Summer Commencement Stage
Anderson Library Archives and Area Research, Anderson Library, University of Wisconsin – Whitewater, Whitewater, WI.

One hundred thirty-three students received their degrees at the ceremony. Wisconsin State College held its summer commencement at 2:30pm in the college auditorium. Students received a variety of degrees including Bachelor of Education (Kindergarten-Primary, Elementary Education, Academic, Business Education), Bachelor of Science (Business Administration), and, Bachelor of Arts (Liberal Arts). After the ceremony, a reception for the graduates and their guests was held at the student union.[1]

Graduate with Salisbury Bust
Anderson Library Archives and Area Research, Anderson Library, University of Wisconsin – Whitewater, Whitewater, WI.

Wisconsin State College – Whitewater hosted guest speaker Dr. John A. Kinneman to speak at the summer commencement ceremony on the “Values in a Changing Society”.[2] The Whitewater Register reported on Dr. Kinneman’s speech and quoted “Good teaching is derived from selecting and analyzing those materials which provide functional insight to many facets of our culture. We must stimulate learners to an understanding of the society in which we have. If we can’t grow in grave, let’s increase, at least, our wisdom.”[3] Dr. Kinneman had retired two months prior from the Illinois State Normal University, now Illinois State University. Dr. Kinneman was the department chair of social sciences for ten years and worked at ISNU for thirty-six years.[4]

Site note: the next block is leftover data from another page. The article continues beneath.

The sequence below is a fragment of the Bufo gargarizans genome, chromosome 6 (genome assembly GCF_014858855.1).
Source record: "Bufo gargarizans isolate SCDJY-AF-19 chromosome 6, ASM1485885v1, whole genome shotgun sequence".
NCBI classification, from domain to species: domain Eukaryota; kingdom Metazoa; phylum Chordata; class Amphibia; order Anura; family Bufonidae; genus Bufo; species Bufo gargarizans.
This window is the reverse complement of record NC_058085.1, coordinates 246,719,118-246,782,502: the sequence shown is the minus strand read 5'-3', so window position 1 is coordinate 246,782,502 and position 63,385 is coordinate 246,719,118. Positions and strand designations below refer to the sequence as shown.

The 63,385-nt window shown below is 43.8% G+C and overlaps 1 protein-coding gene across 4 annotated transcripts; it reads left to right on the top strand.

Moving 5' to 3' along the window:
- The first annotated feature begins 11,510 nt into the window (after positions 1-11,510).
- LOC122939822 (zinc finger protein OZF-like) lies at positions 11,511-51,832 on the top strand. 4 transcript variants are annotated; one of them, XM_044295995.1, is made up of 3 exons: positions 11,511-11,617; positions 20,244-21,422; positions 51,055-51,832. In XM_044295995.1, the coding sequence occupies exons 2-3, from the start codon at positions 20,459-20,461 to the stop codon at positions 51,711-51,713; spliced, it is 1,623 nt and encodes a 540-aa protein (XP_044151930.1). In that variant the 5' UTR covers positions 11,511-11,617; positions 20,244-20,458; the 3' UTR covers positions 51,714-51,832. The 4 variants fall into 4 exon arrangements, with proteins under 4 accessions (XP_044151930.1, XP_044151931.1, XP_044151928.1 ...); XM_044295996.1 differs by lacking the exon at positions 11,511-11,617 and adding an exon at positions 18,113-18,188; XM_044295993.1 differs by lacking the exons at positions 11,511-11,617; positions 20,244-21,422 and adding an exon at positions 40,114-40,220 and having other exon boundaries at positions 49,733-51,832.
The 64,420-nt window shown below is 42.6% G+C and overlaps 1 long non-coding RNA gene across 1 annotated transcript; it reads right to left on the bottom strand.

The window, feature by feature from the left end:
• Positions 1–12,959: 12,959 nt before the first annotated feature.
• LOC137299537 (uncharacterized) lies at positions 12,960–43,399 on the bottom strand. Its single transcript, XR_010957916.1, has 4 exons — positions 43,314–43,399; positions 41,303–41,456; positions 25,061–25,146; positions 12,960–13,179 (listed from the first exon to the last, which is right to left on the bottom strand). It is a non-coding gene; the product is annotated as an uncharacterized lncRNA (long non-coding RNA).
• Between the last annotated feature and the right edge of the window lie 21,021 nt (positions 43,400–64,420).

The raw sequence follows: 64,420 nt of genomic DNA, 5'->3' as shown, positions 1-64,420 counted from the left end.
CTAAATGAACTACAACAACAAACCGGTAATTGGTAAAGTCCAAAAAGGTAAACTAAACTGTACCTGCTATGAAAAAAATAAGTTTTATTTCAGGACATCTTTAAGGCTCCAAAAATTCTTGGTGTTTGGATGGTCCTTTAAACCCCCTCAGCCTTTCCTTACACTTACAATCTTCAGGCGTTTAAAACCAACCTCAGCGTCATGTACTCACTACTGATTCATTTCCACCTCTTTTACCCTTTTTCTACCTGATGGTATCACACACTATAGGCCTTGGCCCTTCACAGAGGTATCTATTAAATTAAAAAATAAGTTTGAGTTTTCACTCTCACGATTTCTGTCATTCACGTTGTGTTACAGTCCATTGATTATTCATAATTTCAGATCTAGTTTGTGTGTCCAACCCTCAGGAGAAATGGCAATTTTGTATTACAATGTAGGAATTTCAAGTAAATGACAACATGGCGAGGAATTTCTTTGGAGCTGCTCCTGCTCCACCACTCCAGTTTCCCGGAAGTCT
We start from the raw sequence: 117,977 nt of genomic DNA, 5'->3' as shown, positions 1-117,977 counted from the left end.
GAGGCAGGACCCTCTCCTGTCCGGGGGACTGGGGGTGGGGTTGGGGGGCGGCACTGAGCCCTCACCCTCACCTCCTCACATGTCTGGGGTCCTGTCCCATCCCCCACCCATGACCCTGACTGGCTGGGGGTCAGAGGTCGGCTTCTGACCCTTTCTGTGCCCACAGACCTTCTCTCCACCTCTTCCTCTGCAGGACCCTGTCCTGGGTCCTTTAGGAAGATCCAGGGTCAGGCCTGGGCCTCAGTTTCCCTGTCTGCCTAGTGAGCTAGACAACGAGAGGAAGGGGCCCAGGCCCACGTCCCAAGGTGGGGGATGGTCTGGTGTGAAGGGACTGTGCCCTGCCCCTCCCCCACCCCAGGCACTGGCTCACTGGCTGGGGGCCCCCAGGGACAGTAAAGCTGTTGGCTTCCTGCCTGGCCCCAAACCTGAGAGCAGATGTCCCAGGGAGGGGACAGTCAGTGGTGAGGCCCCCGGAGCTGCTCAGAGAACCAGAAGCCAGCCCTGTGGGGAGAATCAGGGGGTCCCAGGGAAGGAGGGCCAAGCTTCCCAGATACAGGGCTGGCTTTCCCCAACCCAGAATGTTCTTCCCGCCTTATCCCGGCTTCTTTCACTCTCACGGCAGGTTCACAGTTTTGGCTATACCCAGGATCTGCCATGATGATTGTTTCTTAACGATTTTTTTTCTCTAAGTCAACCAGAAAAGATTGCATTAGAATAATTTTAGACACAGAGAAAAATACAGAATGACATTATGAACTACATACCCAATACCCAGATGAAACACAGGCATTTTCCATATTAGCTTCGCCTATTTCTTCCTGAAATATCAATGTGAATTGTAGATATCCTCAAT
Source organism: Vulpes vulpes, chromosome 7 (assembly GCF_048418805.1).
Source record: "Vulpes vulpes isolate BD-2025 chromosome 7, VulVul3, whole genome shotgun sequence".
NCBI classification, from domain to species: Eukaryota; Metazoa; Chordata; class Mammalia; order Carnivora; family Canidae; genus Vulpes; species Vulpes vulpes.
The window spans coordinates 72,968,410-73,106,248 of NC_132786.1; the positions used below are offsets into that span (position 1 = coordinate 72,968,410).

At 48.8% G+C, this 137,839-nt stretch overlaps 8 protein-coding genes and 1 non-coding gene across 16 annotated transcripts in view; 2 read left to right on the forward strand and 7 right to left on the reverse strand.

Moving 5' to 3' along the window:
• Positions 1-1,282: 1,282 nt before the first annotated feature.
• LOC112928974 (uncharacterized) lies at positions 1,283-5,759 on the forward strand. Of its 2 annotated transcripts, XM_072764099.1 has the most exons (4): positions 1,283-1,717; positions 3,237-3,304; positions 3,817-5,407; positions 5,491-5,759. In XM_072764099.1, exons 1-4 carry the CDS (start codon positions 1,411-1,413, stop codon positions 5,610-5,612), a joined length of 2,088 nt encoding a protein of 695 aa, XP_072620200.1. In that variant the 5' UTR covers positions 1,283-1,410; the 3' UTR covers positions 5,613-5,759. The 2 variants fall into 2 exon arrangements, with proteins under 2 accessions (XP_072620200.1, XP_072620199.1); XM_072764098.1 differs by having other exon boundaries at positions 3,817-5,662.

John A. Kinneman
Anderson Library Archives and Area Research, Anderson Library, University of Wisconsin – Whitewater, Whitewater, WI.


[1] “Largest Summer Class To Get Degrees,” Royal Purple (Whitewater, WI.) July 30, 1963.

[2] “Dr. Kinneman To Speak at Graduation,” Royal Purple (Whitewater, WI.) July 30, 1963.

[3] “’Know Why You Came’ Speaker Tells College Summer Grads,” The Whitewater Register,(Whitewater, WI.) July 30, 1963.

[4] “College Graduation Services Are Slated This Afternoon,” Whitewater Register (Whitewater, WI.) August 1, 1963.

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Warhawk Almanac: Remembering Dr. Roger Pulliam

On July 18, 2021, it was officially announced that Starin Hall would be renamed Pulliam Hall in honor of Dr. Roger Pulliam. The proposal was taken to the Whitewater Student Government by the Black Student Union and was passed unanimously in November of 2020.[1]

Roger Pulliam Portrait
Anderson Library Archives and Area Research, Anderson Library, University of Wisconsin – Whitewater, Whitewater, WI.